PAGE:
Then, Ann and I were in the awards ceremony with Trusty and Karen, all of us getting our pictures taken. People were congratulating us. Someone interviewed me for a magazine. Then, it really hit me—Trusty had just won Rolex!
Ann and I were laughing and hooting it up. I got my trophy and Ann won a prize for being the winning groom. Then, Trusty and Karen got to have their victory gallop!. WHAT A DAY! It was one of the most wonderful things that ever happened to me.
My Trusty, a skinny little horse off a cheap track, just won the Rolex Kentucky CCI***, long format, carrying 165 pounds and, he won it on his dressage score! Later, after we were celebrating in the tent, I was on my way back to stabling when someone ran after me. It was a member of the wait staff who called out, “Wait! You won!” and he gave me a bottle of champagne, which we very much enjoyed.
I still grin today when I think about it. Trusty’s winning trophy and ribbons, as well as the official poster with Trusty and Karen’s images on it, have a special place in my home! And always will.
I cannot be grateful enough to Karen O’Connor for that moment of joy. I will always love, respect and admire her for what she has given me.
Trusty retired from the upper levels of eventing in the spring of 1999 after he injured his suspensory. He came back home to my farm in Pennsylvania and began his new career teaching eventing to Pony Club kids and dressage to adults. He even whipped-in with me for two years at the Saxonburg Hunt and we spent days hacking out together.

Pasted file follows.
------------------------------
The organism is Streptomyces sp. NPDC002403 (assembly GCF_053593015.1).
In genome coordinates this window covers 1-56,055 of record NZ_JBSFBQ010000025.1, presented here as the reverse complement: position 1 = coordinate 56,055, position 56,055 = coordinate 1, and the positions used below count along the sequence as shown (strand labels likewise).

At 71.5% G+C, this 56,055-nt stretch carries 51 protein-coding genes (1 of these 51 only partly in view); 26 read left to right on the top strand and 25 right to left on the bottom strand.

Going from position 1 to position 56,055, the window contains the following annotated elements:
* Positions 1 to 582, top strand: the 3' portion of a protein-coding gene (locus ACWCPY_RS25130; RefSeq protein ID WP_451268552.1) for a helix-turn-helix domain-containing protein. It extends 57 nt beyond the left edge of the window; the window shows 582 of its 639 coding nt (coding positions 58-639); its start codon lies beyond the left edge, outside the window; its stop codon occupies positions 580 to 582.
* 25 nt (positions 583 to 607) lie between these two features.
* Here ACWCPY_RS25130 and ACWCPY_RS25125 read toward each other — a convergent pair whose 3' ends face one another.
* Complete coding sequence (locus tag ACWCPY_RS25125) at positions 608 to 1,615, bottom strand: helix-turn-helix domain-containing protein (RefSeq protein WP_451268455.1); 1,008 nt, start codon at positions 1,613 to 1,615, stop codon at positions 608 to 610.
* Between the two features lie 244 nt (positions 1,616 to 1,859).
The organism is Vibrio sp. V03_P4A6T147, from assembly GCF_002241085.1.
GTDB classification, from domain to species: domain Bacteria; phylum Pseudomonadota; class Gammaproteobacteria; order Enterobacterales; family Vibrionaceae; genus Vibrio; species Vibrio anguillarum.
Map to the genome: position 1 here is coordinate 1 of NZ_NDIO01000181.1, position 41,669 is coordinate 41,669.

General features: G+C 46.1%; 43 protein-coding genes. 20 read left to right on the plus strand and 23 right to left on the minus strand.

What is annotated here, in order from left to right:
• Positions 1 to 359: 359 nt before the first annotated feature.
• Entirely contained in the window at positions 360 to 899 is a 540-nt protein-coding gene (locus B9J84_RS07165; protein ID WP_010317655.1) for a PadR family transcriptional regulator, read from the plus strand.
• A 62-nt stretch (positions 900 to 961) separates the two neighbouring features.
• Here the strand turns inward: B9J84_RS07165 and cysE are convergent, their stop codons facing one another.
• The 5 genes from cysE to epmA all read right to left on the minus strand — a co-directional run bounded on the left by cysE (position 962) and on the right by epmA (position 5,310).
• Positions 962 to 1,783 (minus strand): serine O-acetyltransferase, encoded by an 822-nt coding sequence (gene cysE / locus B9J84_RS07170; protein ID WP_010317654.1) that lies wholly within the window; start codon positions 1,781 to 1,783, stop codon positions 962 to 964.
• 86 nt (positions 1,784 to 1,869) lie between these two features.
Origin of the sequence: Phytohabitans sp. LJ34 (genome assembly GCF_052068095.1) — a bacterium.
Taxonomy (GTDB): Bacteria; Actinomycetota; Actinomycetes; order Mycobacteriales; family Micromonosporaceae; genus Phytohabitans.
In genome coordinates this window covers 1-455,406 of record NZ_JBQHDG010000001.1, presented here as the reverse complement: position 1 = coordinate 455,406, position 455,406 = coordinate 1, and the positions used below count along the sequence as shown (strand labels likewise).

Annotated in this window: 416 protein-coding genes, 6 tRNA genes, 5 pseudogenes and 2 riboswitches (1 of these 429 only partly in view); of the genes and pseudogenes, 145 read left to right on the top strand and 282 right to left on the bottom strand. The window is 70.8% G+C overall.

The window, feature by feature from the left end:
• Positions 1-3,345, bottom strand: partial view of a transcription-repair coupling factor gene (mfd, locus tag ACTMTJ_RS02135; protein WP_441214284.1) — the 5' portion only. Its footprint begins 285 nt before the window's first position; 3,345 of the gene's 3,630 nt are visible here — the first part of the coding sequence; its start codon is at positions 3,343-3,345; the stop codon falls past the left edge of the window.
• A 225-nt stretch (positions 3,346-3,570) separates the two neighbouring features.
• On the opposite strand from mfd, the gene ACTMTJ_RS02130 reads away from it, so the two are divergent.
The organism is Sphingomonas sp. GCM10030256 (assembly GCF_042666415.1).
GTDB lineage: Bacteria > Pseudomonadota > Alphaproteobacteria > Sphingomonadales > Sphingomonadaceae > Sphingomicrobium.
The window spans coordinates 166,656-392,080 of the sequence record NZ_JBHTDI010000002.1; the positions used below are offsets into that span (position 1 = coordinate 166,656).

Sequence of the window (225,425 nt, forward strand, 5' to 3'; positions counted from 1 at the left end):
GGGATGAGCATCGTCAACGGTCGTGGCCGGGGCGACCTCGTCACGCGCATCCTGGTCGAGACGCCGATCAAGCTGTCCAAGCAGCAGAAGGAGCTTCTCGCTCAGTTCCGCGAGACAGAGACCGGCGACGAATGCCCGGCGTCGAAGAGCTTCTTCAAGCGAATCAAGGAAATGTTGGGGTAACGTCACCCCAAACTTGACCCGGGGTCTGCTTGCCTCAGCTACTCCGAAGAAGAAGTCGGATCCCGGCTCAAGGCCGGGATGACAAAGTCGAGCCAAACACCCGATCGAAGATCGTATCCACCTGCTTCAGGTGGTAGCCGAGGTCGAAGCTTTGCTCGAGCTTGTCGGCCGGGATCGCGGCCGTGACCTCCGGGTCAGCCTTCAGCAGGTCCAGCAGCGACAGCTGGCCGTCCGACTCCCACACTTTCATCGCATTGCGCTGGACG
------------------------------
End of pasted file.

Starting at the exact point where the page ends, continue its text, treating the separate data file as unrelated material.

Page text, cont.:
Whatever I asked for, he gave. He has had and always will have a heart of gold. He is now 32 years old and enjoying the good life in my fields.
The Chronicle’s coverage of Worth The Trust and Karen O’Connor’s win in 1997 gave some more insight:
[At Rolex Kentucky], he stood fourth after dressage for a supple and obedient test. He then cruised confidently around Michael Etherington-Smith’s cross-country course and show jumped with his knees by his ears to move steadily up.
Goswell found Worth The Trust at a farm near her home about six years ago. “A woman had been running him at Mountaineer Park [W.Va..] from her backyard, and you could see right through him,” she said. “I couldn’t really ride him because he was such a big mover. But he had what the old-time horsemen call ‘the look of eagles,’ so I bought him.”